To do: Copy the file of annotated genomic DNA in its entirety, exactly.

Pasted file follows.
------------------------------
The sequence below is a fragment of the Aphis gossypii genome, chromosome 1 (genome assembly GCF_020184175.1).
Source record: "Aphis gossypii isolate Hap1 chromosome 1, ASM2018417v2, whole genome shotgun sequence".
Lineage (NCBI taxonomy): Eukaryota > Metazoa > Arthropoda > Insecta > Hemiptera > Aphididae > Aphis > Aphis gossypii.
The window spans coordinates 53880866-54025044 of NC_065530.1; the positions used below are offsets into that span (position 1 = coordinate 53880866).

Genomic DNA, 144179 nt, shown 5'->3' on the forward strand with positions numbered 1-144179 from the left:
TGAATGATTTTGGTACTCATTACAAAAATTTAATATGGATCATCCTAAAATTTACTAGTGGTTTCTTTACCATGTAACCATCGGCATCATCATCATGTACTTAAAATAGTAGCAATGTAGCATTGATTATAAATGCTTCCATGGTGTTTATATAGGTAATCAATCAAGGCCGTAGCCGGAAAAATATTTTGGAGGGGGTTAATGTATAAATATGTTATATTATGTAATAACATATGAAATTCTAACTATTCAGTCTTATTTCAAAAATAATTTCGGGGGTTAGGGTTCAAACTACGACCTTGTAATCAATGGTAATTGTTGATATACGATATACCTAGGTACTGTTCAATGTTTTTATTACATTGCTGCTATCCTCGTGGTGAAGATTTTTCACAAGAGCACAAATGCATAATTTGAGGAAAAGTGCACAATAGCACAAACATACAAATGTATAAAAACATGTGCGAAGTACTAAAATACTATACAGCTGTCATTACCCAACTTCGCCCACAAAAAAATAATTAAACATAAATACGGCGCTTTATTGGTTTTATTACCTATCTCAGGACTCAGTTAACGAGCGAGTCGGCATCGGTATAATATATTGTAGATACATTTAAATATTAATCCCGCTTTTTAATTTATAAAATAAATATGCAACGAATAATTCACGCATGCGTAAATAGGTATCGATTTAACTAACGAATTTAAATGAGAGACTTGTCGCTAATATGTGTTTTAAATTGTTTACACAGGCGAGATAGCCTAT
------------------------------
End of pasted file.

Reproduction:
The sequence below is a fragment of the Aphis gossypii genome, chromosome 1 (genome assembly GCF_020184175.1).
Source record: "Aphis gossypii isolate Hap1 chromosome 1, ASM2018417v2, whole genome shotgun sequence".
Lineage (NCBI taxonomy): Eukaryota > Metazoa > Arthropoda > Insecta > Hemiptera > Aphididae > Aphis > Aphis gossypii.
The window spans coordinates 53880866-54025044 of NC_065530.1; the positions used below are offsets into that span (position 1 = coordinate 53880866).

Genomic DNA, 144179 nt, shown 5'->3' on the forward strand with positions numbered 1-144179 from the left:
TGAATGATTTTGGTACTCATTACAAAAATTTAATATGGATCATCCTAAAATTTACTAGTGGTTTCTTTACCATGTAACCATCGGCATCATCATCATGTACTTAAAATAGTAGCAATGTAGCATTGATTATAAATGCTTCCATGGTGTTTATATAGGTAATCAATCAAGGCCGTAGCCGGAAAAATATTTTGGAGGGGGTTAATGTATAAATATGTTATATTATGTAATAACATATGAAATTCTAACTATTCAGTCTTATTTCAAAAATAATTTCGGGGGTTAGGGTTCAAACTACGACCTTGTAATCAATGGTAATTGTTGATATACGATATACCTAGGTACTGTTCAATGTTTTTATTACATTGCTGCTATCCTCGTGGTGAAGATTTTTCACAAGAGCACAAATGCATAATTTGAGGAAAAGTGCACAATAGCACAAACATACAAATGTATAAAAACATGTGCGAAGTACTAAAATACTATACAGCTGTCATTACCCAACTTCGCCCACAAAAAAATAATTAAACATAAATACGGCGCTTTATTGGTTTTATTACCTATCTCAGGACTCAGTTAACGAGCGAGTCGGCATCGGTATAATATATTGTAGATACATTTAAATATTAATCCCGCTTTTTAATTTATAAAATAAATATGCAACGAATAATTCACGCATGCGTAAATAGGTATCGATTTAACTAACGAATTTAAATGAGAGACTTGTCGCTAATATGTGTTTTAAATTGTTTACACAGGCGAGATAGCCTAT